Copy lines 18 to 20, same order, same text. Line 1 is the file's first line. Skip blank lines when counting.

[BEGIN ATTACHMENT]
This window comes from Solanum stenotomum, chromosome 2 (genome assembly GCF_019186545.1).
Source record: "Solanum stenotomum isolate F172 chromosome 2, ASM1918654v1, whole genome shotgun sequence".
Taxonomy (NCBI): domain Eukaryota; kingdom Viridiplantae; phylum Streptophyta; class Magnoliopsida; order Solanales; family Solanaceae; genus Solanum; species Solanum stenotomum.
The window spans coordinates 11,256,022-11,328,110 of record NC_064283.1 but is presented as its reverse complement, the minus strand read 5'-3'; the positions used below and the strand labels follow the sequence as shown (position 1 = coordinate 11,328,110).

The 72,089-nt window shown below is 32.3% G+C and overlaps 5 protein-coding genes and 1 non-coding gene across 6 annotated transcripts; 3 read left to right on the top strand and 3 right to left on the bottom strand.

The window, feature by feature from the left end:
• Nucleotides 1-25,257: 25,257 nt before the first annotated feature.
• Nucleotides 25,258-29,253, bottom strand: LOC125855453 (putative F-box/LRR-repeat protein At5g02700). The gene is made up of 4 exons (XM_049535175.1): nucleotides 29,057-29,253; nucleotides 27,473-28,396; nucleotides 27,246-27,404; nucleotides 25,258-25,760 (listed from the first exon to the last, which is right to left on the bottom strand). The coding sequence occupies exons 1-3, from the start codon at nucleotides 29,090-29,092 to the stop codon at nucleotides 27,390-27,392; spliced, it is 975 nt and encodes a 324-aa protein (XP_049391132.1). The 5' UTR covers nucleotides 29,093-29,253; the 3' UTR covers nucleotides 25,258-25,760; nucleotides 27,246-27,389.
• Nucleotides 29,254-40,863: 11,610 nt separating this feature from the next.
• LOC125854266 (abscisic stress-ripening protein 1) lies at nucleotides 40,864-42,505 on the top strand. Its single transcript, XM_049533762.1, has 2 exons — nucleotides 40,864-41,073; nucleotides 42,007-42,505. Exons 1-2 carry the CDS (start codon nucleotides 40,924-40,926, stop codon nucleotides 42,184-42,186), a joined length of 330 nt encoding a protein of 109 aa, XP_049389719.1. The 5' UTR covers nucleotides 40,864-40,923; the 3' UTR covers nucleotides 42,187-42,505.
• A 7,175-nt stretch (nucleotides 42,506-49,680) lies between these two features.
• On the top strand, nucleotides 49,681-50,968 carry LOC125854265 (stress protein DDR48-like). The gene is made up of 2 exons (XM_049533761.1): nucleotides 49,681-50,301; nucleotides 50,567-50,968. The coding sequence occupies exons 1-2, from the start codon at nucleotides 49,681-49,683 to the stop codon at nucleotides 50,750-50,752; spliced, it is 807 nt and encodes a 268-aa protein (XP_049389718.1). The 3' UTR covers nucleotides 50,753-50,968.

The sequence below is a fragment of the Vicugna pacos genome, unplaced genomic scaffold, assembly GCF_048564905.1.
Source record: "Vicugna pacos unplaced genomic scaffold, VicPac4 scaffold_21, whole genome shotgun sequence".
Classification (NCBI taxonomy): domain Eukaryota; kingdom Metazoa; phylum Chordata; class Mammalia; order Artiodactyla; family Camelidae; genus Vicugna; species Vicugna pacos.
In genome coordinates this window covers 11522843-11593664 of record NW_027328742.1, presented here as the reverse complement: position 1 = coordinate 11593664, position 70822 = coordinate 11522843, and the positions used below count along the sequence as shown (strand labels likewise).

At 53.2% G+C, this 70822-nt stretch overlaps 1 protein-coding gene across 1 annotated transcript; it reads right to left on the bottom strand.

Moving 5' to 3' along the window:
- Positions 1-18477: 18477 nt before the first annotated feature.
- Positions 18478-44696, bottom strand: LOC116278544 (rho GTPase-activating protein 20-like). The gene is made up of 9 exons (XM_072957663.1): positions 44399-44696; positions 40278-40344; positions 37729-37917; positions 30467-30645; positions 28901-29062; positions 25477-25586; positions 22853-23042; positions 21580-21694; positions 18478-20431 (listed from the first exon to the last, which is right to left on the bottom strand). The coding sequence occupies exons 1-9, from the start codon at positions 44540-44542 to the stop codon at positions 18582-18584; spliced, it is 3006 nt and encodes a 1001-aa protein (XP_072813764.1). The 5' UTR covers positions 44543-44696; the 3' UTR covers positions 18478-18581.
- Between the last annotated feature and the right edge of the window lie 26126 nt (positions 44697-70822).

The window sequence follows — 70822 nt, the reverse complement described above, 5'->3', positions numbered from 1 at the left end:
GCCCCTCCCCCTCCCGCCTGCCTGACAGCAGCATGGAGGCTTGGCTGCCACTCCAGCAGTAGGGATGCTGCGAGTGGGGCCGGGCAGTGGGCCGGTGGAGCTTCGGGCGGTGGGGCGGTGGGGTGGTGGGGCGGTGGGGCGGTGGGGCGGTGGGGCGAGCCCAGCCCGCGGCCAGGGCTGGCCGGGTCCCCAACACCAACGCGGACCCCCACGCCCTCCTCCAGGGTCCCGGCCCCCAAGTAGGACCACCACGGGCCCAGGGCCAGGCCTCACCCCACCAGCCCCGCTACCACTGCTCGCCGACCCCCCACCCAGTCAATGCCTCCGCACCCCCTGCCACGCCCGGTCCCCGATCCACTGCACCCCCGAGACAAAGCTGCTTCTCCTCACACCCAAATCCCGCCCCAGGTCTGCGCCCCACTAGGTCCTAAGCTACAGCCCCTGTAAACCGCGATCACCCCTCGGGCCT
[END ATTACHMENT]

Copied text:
Moving 5' to 3' along the window:
- Positions 1-18477: 18477 nt before the first annotated feature.
- Positions 18478-44696, bottom strand: LOC116278544 (rho GTPase-activating protein 20-like). The gene is made up of 9 exons (XM_072957663.1): positions 44399-44696; positions 40278-40344; positions 37729-37917; positions 30467-30645; positions 28901-29062; positions 25477-25586; positions 22853-23042; positions 21580-21694; positions 18478-20431 (listed from the first exon to the last, which is right to left on the bottom strand). The coding sequence occupies exons 1-9, from the start codon at positions 44540-44542 to the stop codon at positions 18582-18584; spliced, it is 3006 nt and encodes a 1001-aa protein (XP_072813764.1). The 5' UTR covers positions 44543-44696; the 3' UTR covers positions 18478-18581.